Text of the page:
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Objective2 Mini-Review and Discussion - Page 7

post #91 of 386

I certainly don't hear any issue with the bass on mine either. In fact, it's the meatiest,most controlled of any of my headphone amps. But that's not what impresses me most about its sound... it's the clarity, separation, and space around instruments which makes music breathe more naturally- that's what catches my attention first and foremost... and I'm a basshead! So I suppose I disagree with most of his points too. I know the Mini3 is supposed to not be as refined as the AMB M^3, yet I hear the O2 as superior to the M^3, so something is weird. Oh well, everyone hears things differently.

post #92 of 386

my interpertation of the headphonia review, and most of their reviews for that matter

 

we listen to lots of amps and over time we have become biased towards a sound that we prefer, which is clearly not neutral or accurate.  That sound is now our baseline and any amp that does not meet that baseline is inaccurately judged, and its true sound is then misconstrued and confused for anyone reading our review who doesnt know we are not really capable of accurately evaluating an amp. 

 

sorry, but if headphones lack bass through an 02, or the mids dont sound right, its either the headphones or its you.  

post #93 of 386
Quote:
Originally Posted by maverickronin View Post

Well rolled off bass in a portable is almost always due to undersized coupling caps but a high Z amp input will fix that and esoteric DAC filters only roll off the treble more and don't add to it so I'm not sure that's much of an issue.


Be that as it may, IME many devices are bass light via LO into any amp within reasonable accuracy.  I'm talking some stuff from $60 to thousands of dollars.  I've never heard those bass light sources 'fixed' w/o coloration from a colored amp.  So I'm not sure I buy into high z input fixing things based on my experiences w/ 3-4 devices that come to mind.

 

Plus I have more than the HD800 in my inventory before anybody tries to go down that route.

 


Edited by Anaxilus - 4/4/12 at 10:09pm
post #94 of 386

My thoughts on the headphonia review:

 

I fail to understand how easily these reviews quantify the perceivable changes in sound. There is no mention of how they did their testing, you cannot just use a combination of amps and headphones, because there is no objectivity. How well did it do compared to the source? No mention of that. 

Then there's the thing about measurements vs sonics. If good measurements cannot translate into good sound, then what does? Time and again this issue has been brought up, and its amazing how it never dies down.

Human senses are fickle, can be easily fooled. From my personal experience, if lets say I'm down with a cold, music sounds terrible because of sinus build up, or a blocked ear canal. That does not mean the amp or the source has suddenly stopped performing. On the other hand, if I design something that sounds nice now, chances are it'll sound ****ty later.

A device based on measurements will *always* give you the measured performance, nothing more, nothing less. If its bad, its *always* bad, if its good, its *always* good.

 

post #95 of 386

Well honestly though, it's still entirely up to whoever is listening in the end.  Maybe the O2 is in fact the most accurate amp out there - but maybe accuracy just isn't what the listener is looking for.  I know that I find "perfectly accurate" headphones to be kind of boring to listen to...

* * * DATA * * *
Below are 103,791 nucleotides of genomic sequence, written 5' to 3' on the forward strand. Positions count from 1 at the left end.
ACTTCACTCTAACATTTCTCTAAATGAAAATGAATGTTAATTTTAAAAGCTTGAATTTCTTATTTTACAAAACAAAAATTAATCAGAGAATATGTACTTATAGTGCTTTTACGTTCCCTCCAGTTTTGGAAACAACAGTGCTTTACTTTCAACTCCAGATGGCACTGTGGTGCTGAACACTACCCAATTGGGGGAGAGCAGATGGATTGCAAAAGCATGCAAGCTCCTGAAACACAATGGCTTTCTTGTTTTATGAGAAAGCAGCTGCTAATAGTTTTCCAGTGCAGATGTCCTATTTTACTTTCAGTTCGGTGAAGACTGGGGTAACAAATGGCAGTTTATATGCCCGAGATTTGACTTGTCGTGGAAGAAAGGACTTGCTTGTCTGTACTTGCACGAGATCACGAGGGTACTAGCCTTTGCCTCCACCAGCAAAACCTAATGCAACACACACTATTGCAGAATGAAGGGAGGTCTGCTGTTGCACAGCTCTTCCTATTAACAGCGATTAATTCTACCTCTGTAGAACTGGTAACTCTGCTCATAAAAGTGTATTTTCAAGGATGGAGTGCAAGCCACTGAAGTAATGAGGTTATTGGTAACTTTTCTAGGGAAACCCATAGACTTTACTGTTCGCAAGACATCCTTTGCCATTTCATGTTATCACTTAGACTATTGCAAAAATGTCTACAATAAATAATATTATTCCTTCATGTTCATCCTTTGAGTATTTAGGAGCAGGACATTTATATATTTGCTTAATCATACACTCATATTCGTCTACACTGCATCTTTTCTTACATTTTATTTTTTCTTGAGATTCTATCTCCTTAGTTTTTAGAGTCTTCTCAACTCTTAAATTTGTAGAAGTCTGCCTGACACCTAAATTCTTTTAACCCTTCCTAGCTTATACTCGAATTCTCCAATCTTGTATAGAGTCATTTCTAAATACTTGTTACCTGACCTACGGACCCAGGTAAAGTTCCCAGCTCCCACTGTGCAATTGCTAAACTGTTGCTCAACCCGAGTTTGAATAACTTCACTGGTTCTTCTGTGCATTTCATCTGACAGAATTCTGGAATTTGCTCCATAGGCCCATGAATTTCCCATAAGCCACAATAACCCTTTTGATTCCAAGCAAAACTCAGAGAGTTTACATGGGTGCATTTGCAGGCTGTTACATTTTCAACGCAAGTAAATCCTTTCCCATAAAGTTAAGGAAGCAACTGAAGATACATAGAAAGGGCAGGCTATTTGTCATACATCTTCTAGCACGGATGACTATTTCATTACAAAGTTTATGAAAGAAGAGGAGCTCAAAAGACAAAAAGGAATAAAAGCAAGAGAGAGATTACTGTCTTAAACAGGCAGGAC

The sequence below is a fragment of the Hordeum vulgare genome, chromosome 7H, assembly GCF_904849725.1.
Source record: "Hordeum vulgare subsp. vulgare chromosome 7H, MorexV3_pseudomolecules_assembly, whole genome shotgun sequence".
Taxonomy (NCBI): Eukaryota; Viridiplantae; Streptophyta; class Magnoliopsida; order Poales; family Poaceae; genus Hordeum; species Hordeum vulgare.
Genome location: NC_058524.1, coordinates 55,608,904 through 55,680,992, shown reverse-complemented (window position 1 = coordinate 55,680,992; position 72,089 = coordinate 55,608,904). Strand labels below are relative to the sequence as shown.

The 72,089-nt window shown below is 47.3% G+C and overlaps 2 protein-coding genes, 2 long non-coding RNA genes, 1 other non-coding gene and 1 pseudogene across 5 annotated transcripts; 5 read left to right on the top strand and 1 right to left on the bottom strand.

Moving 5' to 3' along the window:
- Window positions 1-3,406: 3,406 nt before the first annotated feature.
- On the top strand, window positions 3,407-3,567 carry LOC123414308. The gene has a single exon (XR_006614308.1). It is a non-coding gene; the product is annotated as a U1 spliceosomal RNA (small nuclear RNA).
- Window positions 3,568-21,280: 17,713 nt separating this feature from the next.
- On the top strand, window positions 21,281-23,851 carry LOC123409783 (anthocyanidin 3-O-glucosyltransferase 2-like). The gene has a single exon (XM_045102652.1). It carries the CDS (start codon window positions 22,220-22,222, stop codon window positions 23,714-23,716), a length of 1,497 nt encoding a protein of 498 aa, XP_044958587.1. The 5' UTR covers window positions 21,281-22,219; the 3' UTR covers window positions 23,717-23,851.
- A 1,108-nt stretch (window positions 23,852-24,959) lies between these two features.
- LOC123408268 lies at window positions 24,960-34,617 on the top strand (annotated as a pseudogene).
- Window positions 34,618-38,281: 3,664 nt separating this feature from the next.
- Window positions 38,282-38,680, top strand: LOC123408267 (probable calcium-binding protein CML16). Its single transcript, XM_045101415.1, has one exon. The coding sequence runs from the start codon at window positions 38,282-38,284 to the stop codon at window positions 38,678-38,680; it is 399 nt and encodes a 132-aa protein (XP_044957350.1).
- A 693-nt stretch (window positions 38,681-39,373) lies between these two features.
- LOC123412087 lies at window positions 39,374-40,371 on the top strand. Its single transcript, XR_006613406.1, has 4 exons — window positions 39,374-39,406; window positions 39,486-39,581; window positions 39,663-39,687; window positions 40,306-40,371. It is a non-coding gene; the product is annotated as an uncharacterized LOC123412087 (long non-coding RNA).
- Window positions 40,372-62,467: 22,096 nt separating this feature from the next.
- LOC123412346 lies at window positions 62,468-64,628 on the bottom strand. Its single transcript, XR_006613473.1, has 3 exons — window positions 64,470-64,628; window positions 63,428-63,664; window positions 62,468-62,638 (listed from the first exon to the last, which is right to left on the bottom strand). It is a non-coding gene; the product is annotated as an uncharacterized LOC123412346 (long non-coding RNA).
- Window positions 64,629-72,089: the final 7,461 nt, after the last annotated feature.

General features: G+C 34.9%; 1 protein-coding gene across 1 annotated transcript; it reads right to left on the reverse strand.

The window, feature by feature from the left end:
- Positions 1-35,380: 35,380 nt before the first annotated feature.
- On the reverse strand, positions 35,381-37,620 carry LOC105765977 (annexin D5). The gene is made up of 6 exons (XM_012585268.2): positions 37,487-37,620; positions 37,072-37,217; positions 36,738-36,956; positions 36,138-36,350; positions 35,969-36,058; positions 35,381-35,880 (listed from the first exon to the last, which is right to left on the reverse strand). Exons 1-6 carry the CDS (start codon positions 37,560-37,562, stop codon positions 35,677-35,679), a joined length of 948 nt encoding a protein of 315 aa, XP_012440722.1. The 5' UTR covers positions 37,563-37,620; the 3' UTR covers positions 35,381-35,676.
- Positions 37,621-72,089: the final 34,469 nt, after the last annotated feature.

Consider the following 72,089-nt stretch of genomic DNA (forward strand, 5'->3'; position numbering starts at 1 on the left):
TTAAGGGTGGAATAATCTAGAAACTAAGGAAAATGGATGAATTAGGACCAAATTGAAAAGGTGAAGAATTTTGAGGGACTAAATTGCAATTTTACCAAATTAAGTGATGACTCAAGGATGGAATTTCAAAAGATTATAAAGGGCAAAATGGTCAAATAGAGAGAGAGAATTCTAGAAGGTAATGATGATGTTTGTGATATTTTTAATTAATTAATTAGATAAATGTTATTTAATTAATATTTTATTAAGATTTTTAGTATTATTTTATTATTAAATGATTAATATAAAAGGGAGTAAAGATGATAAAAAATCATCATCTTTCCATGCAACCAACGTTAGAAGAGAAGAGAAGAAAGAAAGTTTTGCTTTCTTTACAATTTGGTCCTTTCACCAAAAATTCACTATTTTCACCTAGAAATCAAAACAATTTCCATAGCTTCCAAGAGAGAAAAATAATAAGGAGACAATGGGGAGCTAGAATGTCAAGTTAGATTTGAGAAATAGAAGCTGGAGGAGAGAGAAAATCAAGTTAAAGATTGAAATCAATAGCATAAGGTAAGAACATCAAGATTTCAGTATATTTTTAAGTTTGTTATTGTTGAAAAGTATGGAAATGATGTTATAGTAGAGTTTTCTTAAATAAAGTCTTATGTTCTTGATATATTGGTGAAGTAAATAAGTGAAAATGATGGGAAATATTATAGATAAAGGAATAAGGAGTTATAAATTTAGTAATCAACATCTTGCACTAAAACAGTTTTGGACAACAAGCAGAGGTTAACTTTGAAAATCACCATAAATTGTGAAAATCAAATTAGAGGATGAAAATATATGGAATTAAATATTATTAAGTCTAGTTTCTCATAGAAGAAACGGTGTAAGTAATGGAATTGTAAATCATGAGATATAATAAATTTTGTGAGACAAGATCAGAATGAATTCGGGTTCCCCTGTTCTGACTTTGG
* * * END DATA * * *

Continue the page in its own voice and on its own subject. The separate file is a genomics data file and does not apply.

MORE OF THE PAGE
But it does get a little iffy as soon as he starts mentioning resolution and micro details and the like.  Not really sure what to say about that.  It's pretty hard to believe that an amp that has such low THD and measure so well otherwise wouldn't have "micro detail" unless this detail they speak of is simply artifically added by the amp or something.

post #96 of 386

So it has begun:

 

 

Warning: Yada yada... (Click to show)

 

Since some people seem to like car analogies....

 

20 years ago, the greatest scientists, engineers and aerodynamicists designed the fastest Formula One cars ever to race the earth all based on pure science (with a touch of productive art in the aero dept).  20 years later the cars are even faster and better based on the same physics which has not changed.  Did everyone from 20 years ago suffer from headcolds which impaired their designs?  I think not.  These 'true' scientists and objectivists keep pushing and searching for milliseconds in their development of a relatively simple electronic, mechanical and chemical device.  The only thing that matters is the lap time which is easy to test yet things are still dynamic, change and evolve.

 

In audio, you have a biologically (aural and neural) and psychologically dynamic system interacting with environmental physics and mechanical devices.  This seems a more variable and dynamic problem simply because of the three aforementioned variables.  To me this seems a much more complex problem than a D-Scope can solve in its entirety.  If an 'Objectivist' can claim that we know all there is to know about perfect audio reproduction, let him throw a tarp over Yo-Yo Ma and DBT his Cello versus whatever best audio reproduction system he can assemble and prove it on Youtube.  I'll even throw in a sweetner if you put your own money on the line. 

 

 


Edited by Anaxilus - 4/4/12 at 11:09pm
post #97 of 386

Anaxilus you should try the Benchmark DAC1 with O2 on your UERM. bigsmile_face.gif

 

I wouldn't expect much different in the sound of the HPA section of the benchmark VS the O2 though.

post #98 of 386
Quote: